Ghostwritten by David Mitchell

David Mitchell, 1999, 436p.
David Mitchell's debut novel, composed of nine loosely interconnected stories that stretch across Asia and then towards the west. I read Mitchell's Cloud Atlas earlier this year, which featured a set of six interconnected stories. Where Cloud Atlas's stories were nested, and moved forward and then backwards in time, the stories in Ghostwritten take place in roughly the same time and universe. As in the later work, these stories are connected not just by character and coincidence, but also by themes and ideas. Ghosts appear in all the stories, but in various forms - from literal haunting ghosts to ghostwriters to sleeper agents to... well, no spoilers.

It is hard to talk about this novel without using the phrase "astounding debut." This is a first work by a writer who was just 30 at the time this was published, but his confidence and ambition is stunning. He begins moving through Japan to Hong Kong and then into mainland China, establishing a startling sense of place and building (mostly) compelling primary characters for each segment in relatively short stories (each of the first seven stories are around 30 pages). Ignoring the quality of the writing for a moment, you have to pause and admire the gumption of a debut novelist who starts off with a brainwashed cult terrorist on the run in coastal Japan, seething with disgust for the local masses of unconverted. Anger, fear and rank delusion right from page one, and then we are off across the landscape of the world.

With each section, there is a shift in perspective and sometimes in style and tone, though much less so than in Cloud Atlas, where each section is written in a different dialect and genre. The bulk of the stories could work as interesting standalone short stories, though some of the later stories build a little on earlier stories. The second story was a particular favourite of mine: a stalled young Japanese man in Tokyo has ensconced himself in a record store, surrounded by the jazz he loves, but conscious that this isn't where his life is likely to lead. A very sweet and simple love story sets him back off on a journey again, but I was invested both in the journey and in his contemplative stasis. The fourth story ambitiously attempts a history of modern China from the perspective of a woman running a lone tea shack on the side of Holy Mountain1, from her despoiling as a girl by a warlord's son in the late feudal era, through the cultural revolution to the modern day.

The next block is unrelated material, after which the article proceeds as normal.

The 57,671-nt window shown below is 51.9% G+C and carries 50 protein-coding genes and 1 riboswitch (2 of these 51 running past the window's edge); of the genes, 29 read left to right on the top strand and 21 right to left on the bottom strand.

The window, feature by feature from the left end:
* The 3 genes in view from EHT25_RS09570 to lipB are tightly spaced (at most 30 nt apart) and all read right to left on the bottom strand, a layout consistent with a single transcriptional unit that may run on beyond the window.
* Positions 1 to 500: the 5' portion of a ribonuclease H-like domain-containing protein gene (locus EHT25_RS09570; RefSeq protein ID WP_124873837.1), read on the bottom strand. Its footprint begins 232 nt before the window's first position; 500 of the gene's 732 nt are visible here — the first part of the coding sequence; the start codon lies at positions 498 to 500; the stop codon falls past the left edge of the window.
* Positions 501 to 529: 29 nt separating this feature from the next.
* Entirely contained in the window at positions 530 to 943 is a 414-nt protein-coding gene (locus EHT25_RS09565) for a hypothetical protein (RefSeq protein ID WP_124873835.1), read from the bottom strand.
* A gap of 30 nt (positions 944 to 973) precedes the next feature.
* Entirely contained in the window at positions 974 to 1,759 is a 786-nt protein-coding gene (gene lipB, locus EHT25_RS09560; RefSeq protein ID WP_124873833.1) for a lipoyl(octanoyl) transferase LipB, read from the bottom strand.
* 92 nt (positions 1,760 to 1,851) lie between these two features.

After five excellent and distinct segments, it was almost a relief to find that Mitchell hadn't sold his soul for unearthly powers. The sixth segment is an underwhelming art caper in Saint Petersburg, Russia which I dragged myself through with some effort. This section lacked the sense of place that many of the others had, and the primary characters largely bored me. The seventh segment moves to London, and while it isn't the strongest in the novel, I perked right back up. Perhaps Mitchell intentionally let his tightness slip here, before the novel starts accelerating towards its gasping conclusion? He has the skill and the balls to manipulate the reader this way, but I somewhat doubt it. I could imagine him jerking the reader around a bit with a referential but implausible story2, but I can't imagine him intentionally letting the mood and landscape belly flop.

The connections between stories read more like Easter Eggs than critical to the story; companies and people and stories that pop up and satisfy our need for connection, but don't necessarily inform the plot. And there is something of a major plot arc here, I think, though it is somewhat hard to elaborate. Since the traditional novel forms are eschewed, the reader needs to work harder to grasp at the whole. Because the plot (if there is one) is tangled with the reoccurring themes and ideas, the reader is pushed into thinking more about ideas than activities. Or rather, that was my approach - I think that the structure encourages a deeper reading, but doesn't insist on it. You could stroll through this as a collection of crisp short stories or as character studies.

Overall, I didn't like this as much as I liked Cloud Atlas, but it did feel less ostentatious. In between these two books, he wrote number9dream with some similar choices and themes, which certainly gains a spot on my "to be read" list.


  1. Apparently Mount Emei, the highest of the Four Sacred Mountains of Buddhism in China.
  2. I raise this mostly because he does do something like this in Cloud Atlas, and it worked for me. However, in that case each nested story casts its outer story as potentially fiction and definitely as text or other media, and some of the inner stories critique the outer ones. There isn't that sort of internal interaction with text here, though. Without one section explicitly commenting on another section, which doesn't happen here, I am not sure it makes sense.

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